The film Waiting for Superman by Davis Guggenheim has received many accolades, and they are well-deserved — I saw the film last night.
Guggenheim follows the stories of five children at different grade levels in both parochial and public schools. One lives in Redwood City, CA, and the rest are inner city kids from poor families in Los Angeles, the Bronx, Harlem, and Washington, D.C.
The film is pro-school choice and non-partisan, all while advocating for a reformed public school system. The New Yorker criticized the filmmaker for only showing charter schools in a favorable light, when many are failing as much as public schools — but Guggenheim does say in the film that many charter schools are far from ideal.
A fascinating part of the film is Guggenheim’s interviews with school reformers who share their views, proposals, and methods. Among them is Michelle Ree, who just resigned her position as chancellor of Washington, D.C. schools on October 13. She upset parents and teachers by closing schools and firing teachers, and her approach — praised by school reformers across the country — made teachers’ unions very unhappy.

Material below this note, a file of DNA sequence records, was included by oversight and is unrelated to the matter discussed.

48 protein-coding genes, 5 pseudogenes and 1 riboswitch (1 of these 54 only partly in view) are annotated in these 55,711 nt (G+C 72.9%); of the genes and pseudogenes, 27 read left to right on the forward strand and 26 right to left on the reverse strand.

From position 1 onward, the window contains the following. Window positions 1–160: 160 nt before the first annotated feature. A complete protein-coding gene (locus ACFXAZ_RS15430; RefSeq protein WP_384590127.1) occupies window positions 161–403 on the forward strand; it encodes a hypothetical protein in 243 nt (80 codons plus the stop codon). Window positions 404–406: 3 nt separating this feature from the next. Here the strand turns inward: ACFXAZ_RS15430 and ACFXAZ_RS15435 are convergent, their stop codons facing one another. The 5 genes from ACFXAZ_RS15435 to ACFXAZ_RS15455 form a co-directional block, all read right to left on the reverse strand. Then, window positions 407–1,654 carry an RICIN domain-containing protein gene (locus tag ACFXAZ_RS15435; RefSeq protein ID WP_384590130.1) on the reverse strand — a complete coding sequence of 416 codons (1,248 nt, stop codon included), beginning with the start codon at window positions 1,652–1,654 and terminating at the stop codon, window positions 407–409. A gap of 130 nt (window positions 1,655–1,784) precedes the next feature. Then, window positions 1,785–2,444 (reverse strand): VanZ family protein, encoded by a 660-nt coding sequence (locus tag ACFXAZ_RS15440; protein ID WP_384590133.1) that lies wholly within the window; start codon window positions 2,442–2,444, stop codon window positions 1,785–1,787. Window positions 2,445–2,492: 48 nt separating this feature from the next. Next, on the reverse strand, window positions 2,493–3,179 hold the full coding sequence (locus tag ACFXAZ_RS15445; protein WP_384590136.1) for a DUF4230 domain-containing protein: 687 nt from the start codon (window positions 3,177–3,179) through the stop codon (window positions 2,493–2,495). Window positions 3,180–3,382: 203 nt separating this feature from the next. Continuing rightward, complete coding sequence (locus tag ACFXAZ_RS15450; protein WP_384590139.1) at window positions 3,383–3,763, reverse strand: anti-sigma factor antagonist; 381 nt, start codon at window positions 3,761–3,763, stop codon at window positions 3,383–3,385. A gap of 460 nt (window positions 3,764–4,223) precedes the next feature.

Waiting for Superman is a sad film. Your heart breaks for the children — so many of them — who aren’t chosen in random lotteries to sit in the few coveted seats in better schools. The children in the film all have someone — usually a mom or grandmother — advocating for them and making sacrifices. But what about all the kids who have no such family support?
Guggenheim brings home the point that teachers’ unions and bureaucratic complexities have become an obstacle to real reform. And if you can’t fire a failing public school teacher, how can anything be improved?
Bill Gates, interviewed in the film, is convinced that America’s economic prosperity and position on the world stage turns on the issue of school reform. It’s clear that something will have to change.